What is QEC? Quick Engine Change. It means the engine is ready to hang and run. Some operators will maintain their spare engines with certain components missing. The expectation is to take these components from the old engine and install them on the new engine. Takes time. At PanAm, we used to keep...Jump to post
You really don’t open the door too far. The B747 door is, by far, the most complicated door I’ve every dealt with in maintenance. When you rotate the handle, the first few degrees of travel will pop the gates open, top and bottom. The 20 or so degrees of further travel will move the hinge side of th...Jump to post
When I lived in the Chicago area, the only time we'd go to White Castle was after our band played a gig, we packed up all our gear (we didn't have roadies) and there was nothing else open at that hour :smile: I guess it’s been about 20 years or so, but after a late night fire...or even a false alar...Jump to post
Heavy maintenance schedules are planned years in advance. Planned engine changes are weeks in advance. Modifications are also planned well in advance. Maintenance planning works closely with routing to ensure an aircraft is where it needs to be to get the scheduled maintenance done. Whether it’s rou...Jump to post
Interesting! Seeing the responses of most, it is: 1. A known issue but no cause for alarm. 2. It is seen to have a low risk/impact even with seldom occurrence. 3. No permanent fix available nor planned terminating action in the near future (linked to item 1 and 2). Had a fun read to learn a thing o...Jump to post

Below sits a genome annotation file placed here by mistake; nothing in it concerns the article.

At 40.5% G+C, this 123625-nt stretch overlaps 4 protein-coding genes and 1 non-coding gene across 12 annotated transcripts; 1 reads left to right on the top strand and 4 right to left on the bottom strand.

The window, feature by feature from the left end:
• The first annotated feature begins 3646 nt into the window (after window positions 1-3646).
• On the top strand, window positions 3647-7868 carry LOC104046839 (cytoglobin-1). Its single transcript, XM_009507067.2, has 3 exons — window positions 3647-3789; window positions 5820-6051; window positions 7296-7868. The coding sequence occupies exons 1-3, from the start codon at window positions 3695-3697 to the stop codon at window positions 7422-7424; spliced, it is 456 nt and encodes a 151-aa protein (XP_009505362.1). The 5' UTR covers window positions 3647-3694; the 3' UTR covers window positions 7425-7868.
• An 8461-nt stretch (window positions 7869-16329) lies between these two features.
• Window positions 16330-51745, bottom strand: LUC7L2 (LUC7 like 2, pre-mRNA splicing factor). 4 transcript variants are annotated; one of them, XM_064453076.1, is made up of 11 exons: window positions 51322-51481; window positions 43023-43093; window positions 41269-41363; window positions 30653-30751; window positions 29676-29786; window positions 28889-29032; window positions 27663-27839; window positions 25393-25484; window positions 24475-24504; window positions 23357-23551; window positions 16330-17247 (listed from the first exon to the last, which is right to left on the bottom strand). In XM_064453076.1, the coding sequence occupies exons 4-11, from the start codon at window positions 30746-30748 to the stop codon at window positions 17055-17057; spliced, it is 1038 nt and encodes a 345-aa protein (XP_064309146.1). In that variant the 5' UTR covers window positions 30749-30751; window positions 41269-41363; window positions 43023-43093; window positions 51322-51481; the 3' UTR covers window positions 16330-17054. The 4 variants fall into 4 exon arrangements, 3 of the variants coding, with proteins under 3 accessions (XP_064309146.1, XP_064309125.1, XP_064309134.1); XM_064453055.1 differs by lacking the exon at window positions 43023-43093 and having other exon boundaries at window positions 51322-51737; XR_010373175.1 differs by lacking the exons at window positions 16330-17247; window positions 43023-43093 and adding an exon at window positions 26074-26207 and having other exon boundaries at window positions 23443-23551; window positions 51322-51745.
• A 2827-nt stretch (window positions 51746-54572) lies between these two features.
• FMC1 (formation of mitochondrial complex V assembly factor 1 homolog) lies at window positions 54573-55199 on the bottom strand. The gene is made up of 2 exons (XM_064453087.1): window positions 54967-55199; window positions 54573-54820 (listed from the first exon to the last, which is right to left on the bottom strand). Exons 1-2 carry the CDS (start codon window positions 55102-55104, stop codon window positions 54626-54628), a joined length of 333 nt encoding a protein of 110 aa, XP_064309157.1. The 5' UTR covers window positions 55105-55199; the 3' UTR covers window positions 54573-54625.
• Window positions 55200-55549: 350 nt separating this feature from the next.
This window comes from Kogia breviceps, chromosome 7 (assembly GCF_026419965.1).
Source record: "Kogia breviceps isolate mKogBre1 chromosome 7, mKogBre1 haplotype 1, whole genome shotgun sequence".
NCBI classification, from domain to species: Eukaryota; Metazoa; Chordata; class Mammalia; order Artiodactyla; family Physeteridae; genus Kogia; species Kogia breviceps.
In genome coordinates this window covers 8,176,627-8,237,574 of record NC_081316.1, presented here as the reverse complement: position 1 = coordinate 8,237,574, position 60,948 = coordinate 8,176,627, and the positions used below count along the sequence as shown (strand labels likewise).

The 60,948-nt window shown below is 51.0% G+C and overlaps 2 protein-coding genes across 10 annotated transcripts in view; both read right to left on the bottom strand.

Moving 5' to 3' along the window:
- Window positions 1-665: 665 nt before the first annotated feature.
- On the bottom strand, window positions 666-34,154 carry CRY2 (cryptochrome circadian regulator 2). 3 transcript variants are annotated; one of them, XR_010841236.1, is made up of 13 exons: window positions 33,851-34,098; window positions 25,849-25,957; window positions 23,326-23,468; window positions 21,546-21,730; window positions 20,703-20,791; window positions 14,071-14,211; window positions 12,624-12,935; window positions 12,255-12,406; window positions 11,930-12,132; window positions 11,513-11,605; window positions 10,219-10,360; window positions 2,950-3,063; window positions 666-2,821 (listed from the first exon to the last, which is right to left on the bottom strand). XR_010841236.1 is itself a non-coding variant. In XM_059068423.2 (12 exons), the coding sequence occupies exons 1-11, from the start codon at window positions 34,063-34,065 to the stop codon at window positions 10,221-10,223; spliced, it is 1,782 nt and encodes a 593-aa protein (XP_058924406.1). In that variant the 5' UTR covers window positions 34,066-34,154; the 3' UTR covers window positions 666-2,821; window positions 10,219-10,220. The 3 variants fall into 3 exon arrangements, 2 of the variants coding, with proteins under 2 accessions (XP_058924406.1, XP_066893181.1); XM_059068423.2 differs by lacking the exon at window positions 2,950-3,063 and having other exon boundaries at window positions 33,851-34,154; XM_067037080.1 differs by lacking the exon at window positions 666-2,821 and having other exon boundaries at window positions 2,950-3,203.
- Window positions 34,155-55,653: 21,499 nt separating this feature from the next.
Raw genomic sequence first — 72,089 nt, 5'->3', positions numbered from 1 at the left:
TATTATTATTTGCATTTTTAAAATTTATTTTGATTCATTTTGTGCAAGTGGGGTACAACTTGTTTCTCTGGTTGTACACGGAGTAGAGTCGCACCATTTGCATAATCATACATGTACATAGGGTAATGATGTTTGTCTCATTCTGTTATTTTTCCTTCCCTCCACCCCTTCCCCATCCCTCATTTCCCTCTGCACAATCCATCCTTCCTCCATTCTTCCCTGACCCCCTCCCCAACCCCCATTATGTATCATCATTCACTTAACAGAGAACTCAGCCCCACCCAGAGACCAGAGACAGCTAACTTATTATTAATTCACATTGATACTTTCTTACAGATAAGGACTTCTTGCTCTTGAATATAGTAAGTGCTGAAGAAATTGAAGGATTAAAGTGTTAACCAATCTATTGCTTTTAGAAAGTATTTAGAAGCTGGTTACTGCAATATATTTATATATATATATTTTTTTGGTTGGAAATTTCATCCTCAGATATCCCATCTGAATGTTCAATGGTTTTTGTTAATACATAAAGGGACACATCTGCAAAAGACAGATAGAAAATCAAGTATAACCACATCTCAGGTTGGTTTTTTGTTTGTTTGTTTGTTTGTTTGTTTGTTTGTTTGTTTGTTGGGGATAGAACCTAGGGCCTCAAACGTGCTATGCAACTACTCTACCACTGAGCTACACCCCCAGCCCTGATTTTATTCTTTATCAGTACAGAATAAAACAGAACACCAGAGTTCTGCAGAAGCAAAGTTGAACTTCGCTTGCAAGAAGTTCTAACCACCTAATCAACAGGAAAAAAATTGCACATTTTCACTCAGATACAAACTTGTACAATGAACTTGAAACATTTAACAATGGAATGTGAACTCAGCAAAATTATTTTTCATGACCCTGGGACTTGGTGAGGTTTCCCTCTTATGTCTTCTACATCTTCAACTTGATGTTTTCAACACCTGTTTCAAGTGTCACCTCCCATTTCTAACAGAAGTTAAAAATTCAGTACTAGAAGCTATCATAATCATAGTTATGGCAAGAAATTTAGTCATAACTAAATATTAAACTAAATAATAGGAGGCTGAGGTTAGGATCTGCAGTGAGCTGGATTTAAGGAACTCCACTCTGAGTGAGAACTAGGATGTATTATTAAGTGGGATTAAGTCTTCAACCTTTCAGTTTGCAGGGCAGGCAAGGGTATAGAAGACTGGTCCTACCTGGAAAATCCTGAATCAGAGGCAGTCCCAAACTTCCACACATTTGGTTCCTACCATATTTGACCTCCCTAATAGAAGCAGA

I avoid it all, except one item...The mighty Egg McMuffin. 300 calories of the perfectly balanced...for me...blend of carbs, protein and fat. And, tasty. I would scarf one down after a morning 6 mile run. I still eat one at the beginning of a long drive. The perfect food. Except for pizza. That is a...Jump to post
DarQuiet wrote:I have so many questions... Was the aircraft released under MEL for this case?
I assume something in the handle mechanism that connects the exterior handle to the rest is broken. Maybe the spline or shaft sheared off My assumption is the door is just fine. Can the exterior handle engage (or disengage) the handle mechanism in any position? I'm not familiar with the 737... but ...Jump to post
Why did you bother getting tested in the first place? Does it really matter? This wasn’t my first test. I’ve been tested in the past due to exposure and due to travel. My employer, and the kids’ schools have asked that family members be tested, or the kids stay home if there has been out-of-state t...Jump to post
It seems tedious to you as your answers are known, but for data analysis the issue is in the anomalies. Maybe someone else breaks isolation. Maybe they got the vaccine Maybe they spread the disease. Maybe someone who had the vaccine got sick again ( is vaccine as effective as Moderna/Pfizer say). H...Jump to post